The Game Boy Color had a surprise hit with 1998's Pokémon Trading Card Game. Based on the collectable card game rather than the series per se, the game nevertheless featured the collecting, trading, and battling the series was known for.
1999's Pokemon Pinball was another Game Boy Color title. It was essentially a generic game with Pokemon mixed in. In this game, players could still catch Pokemon, but did so in the context of a pinball table.
Pokemon characters Pikachu and Jigglypuff appeared in Super Smash Bros during this generation. Pokemon were also usable items similar to summons in Role-Playing games.
Pokemon Stadium 2 was the most notable spinoff of this era, and was one of the biggest N64 games of 2000 in Japan and 2001 in the West. It was a simple expansion to the original game, compatible with Gold, Silver, and Crystal versions. With over 250 relatively complex 3D models, fitting the game on a single N64 cartridge was considered a feat at the time, and the game required one of the largest cartridge sizes available.
2000's Pokemon Puzzle Challenge was another Panel de Pon reskin, this time for the Game Boy Color using creatures from Gold and Silver. Trading Card Game also had a Generation 2 sequel for the Game Boy Color, but it was only released in Japan.
The early GameCube crossover title Super Smash Bros Melee featured four Pokemon, one of which, Pichu, was introduced in Gold and Silver. With the exception of Mario and Zelda series, this made Pokemon the most represented franchise in the game. It is also worth noting that many Pokemon appeared as usable items inside their trademark balls.
The GameCube had two main Pokemon RPG's, which could connect to their equivalent Game Boy Advance counterparts. First was 2003's Pokémon Colosseum. This game focused on Double battles, 3D environments impossible to create on the Game Boy Advance, and a darker storyline than many other Pokemon games. Two years later, its sequel Pokémon XD: Gale of Darkness largely followed in the original's footsteps, mostly featuring a new storyline.
Pokemon Channel was the GameCube's 2003 spiritual successor to Hey You, Pikachu!. The "game" was largely an non-interactive experience, with much time spent watching an in-game television. It was one of the worst received Nintendo-made games for the system.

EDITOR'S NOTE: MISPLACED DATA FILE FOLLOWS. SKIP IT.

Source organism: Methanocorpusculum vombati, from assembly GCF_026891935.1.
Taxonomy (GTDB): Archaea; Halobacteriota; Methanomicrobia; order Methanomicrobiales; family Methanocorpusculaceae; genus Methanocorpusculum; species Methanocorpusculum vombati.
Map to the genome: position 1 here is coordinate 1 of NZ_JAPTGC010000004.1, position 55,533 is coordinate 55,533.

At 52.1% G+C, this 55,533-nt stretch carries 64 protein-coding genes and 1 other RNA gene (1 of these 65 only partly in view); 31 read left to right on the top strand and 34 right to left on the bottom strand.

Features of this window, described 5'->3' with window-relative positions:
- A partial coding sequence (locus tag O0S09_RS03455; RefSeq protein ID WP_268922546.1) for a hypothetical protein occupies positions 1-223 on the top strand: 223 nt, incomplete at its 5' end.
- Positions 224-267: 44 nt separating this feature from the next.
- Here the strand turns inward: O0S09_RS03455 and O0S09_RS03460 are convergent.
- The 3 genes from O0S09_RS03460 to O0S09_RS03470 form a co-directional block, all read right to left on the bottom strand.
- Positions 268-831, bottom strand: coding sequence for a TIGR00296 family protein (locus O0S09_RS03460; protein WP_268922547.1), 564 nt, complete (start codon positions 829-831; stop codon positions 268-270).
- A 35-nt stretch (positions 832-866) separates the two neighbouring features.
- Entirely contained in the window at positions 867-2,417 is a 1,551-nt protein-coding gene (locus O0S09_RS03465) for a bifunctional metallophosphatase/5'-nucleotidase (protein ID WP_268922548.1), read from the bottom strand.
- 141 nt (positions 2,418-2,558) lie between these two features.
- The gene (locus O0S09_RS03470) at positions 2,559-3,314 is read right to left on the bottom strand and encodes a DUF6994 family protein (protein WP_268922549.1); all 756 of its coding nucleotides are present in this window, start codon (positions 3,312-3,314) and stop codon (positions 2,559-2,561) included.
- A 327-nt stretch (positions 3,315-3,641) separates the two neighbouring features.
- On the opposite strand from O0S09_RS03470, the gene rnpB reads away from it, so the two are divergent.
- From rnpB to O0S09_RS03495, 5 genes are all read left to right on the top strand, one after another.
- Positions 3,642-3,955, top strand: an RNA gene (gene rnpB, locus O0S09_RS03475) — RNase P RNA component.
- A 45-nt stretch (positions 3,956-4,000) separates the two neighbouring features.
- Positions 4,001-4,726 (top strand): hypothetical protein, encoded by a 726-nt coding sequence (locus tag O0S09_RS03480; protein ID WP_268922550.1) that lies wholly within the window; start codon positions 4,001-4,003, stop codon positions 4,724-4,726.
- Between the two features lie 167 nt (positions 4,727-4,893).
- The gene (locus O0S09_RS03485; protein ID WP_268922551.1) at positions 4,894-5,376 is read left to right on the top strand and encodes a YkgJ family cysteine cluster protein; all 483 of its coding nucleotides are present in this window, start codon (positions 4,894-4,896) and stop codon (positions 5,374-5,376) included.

The original Pokemon Mystery Dungeon was released in 2005 for the Game Boy Advance. Unlike most game in the series, players actually controlled Pokemon directly in this game, in real-time dungeon crawls. Despite appearing relatively late in the system's life, Pokemon Mystery Dungeon was highly successful, and started a new subseries.
The original Pokemon Ranger was released in the short period of time after the launch of the Game Boy Nitro and the release of the fourth generation of Pokemon in 2006. This game, which also spawned its own handheld series, focused on temporarily recruiting Pokemon using the Nitro's touch screen controls rather than capturing and battling them.
Pokemon Battle Revolution, released in early 2007, was meant to be the Revolution's answer to the N64's Stadium games. Like those games, it was compatible with its respective generation of main series Pokemon games on the Game Boy Nitro. The game also featured a more sophisticated online mode than the Nitro's equivalent, such as allowing for trainer customization. However, the game's lack of extra content, such as the minigames of the N64 entries or the campaigns of the GameCube Pokemon RPG's, spelled a relatively poor reception for Pokemon Battle Revolution.
Pokemon Mystery Dungeon 2 was released for the Game Boy Nitro in 2007 and 2008. Although in many ways similar to the original, this game featured a complicated story, featuring many Pokemon as individual characters. It was remarkable for having every single Pokemon ever created up to that point as a collectable and playable character, despite it being an Action game. An updated version, Explorers of Sky, was released in 2009, adding various new features.